Hide this

Results from Google Books

Click on a thumbnail to go to Google Books.

La Fin de l'éternité by Isaac Asimov

La Fin de l'éternité (original 1955; edition 2002)

by Isaac Asimov

MembersReviewsPopularityAverage ratingMentions
2,299472,763 (4.03)50
Title:La Fin de l'éternité
Authors:Isaac Asimov
Info:Gallimard (2002), Poche, 352 pages
Collections:Your library

Work details

The end of eternity by Isaac Asimov (1955)


Sign up for LibraryThing to find out whether you'll like this book.

No current Talk conversations about this book.

» See also 50 mentions

English (39)  Spanish (2)  French (2)  Italian (2)  Russian (1)  German (1)  All languages (47)
Showing 1-5 of 39 (next | show all)
Andrew Harlan is an Eternal - a man living outside the normal timeline. He is a Technician in an organisation called Eternity. His job is to make small changes in the real world in order to remove undesirable futures. He has been tasked with teaching an unusual recruit his hobby of Primitive History - the history of life before Eternity came into being and before the reach of the time machines, called kettles. He is also tasked with observation of the 482nd century reality in the company of a non Eternal woman, a task he finds disturbing, especially when he finds himself in her bed. Eternity is no place for women it seems, and Harlan turns to criminal acts in order to spend more time with her. But then events show that Harlan is not completely in control of his own destiny, and that Eternity itself is at stake.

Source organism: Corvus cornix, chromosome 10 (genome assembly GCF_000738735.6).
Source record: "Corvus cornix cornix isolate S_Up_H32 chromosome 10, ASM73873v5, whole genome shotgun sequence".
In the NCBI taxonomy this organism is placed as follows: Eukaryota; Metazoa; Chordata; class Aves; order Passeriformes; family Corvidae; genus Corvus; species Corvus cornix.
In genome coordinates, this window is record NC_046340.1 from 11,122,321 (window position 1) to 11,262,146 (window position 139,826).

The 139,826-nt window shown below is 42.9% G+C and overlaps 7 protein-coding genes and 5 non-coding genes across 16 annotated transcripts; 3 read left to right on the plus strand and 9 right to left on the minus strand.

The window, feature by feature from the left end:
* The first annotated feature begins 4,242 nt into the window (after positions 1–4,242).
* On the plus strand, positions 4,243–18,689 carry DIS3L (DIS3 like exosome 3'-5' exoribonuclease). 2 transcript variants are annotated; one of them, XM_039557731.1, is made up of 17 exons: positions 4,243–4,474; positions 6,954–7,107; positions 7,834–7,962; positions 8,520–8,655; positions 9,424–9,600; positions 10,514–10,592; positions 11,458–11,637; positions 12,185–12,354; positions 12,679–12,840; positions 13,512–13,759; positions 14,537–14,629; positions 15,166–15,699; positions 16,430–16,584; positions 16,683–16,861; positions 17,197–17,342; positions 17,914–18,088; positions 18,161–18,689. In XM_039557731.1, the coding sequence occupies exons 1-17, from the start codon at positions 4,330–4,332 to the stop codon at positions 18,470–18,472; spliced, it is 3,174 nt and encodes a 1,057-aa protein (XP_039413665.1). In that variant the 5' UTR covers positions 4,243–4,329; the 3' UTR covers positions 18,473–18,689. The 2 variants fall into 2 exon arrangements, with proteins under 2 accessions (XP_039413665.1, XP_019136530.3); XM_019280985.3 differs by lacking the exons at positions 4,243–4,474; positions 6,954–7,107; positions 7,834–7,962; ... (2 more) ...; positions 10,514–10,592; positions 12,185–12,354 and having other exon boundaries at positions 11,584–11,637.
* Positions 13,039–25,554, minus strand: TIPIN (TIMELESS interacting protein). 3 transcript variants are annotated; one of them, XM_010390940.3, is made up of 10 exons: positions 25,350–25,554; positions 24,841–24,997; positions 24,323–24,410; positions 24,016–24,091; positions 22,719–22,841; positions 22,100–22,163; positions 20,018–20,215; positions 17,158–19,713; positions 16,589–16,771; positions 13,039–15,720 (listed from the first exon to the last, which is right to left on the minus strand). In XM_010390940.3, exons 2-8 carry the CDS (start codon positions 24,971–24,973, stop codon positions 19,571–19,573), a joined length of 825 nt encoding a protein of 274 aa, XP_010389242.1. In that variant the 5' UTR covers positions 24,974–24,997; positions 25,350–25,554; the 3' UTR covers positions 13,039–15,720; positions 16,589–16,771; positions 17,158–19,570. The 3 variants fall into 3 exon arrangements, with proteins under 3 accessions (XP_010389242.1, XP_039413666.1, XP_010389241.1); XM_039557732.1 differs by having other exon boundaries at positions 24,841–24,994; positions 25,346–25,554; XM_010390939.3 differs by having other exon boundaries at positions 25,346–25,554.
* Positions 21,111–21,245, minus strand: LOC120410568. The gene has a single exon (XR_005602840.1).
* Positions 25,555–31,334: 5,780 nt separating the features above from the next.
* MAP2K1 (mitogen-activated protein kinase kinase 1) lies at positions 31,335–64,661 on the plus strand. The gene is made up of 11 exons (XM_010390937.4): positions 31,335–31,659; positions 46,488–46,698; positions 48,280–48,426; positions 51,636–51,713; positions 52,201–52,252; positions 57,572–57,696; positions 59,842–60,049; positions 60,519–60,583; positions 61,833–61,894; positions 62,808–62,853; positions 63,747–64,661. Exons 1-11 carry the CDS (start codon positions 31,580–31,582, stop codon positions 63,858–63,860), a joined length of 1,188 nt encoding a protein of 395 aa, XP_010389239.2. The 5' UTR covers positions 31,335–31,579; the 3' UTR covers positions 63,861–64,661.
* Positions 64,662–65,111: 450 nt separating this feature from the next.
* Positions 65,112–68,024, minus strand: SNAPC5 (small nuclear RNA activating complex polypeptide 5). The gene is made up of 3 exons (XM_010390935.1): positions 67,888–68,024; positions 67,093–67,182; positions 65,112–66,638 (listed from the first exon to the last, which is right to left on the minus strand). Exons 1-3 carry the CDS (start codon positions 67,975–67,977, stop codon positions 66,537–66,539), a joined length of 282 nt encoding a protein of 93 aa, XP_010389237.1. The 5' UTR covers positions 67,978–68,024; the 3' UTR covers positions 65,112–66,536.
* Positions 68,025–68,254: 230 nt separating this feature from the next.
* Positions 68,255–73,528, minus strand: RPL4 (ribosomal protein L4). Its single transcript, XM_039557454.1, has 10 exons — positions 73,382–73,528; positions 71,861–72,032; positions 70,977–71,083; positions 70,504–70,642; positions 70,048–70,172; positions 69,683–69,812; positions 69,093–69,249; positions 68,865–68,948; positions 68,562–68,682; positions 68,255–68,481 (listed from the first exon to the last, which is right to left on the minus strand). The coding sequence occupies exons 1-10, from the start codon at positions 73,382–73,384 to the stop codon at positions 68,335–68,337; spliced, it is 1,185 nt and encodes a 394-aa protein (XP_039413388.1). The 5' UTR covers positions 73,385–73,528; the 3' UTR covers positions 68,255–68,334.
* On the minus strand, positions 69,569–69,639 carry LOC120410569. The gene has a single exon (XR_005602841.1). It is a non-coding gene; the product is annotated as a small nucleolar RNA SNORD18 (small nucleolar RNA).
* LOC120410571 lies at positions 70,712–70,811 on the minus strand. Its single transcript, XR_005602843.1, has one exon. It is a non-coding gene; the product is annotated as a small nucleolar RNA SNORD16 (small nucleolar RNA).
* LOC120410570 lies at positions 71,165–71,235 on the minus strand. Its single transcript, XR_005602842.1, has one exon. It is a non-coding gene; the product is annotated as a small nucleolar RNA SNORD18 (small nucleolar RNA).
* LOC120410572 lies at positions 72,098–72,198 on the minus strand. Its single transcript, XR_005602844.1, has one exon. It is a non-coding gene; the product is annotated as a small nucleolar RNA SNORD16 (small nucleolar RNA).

This is the third time I have read this book, and each time I have found it unputdownable. Some of the technology is a little dated, but then the story was written in the early 1950s so some allowances can be made. There are some unanswered questions about how the realm of Eternity can exist, which are conveniently hidden behind Harlan's lack of knowledge. But the concept of time travel and the consequent paradoxes are brilliantly conceived and exploited. And it ends with several nice twists. This is a great work by one of the great masters of SF. ( )
  Bruce_McNair | Jun 13, 2015 |
Due to circumstances within our control... Tomorrow Will Be Canceled. In the fantastic world of The End Of Eternity this terrifying forecast was entirely possible. The Eternals, the ruling class of the Future, had the power of life and death not only over every human being but bver the very centuries into which they were born. Past, Present, and Future could be created or destroyed at will. You had to be special to become an Eternal. Andrew Harlan... ( )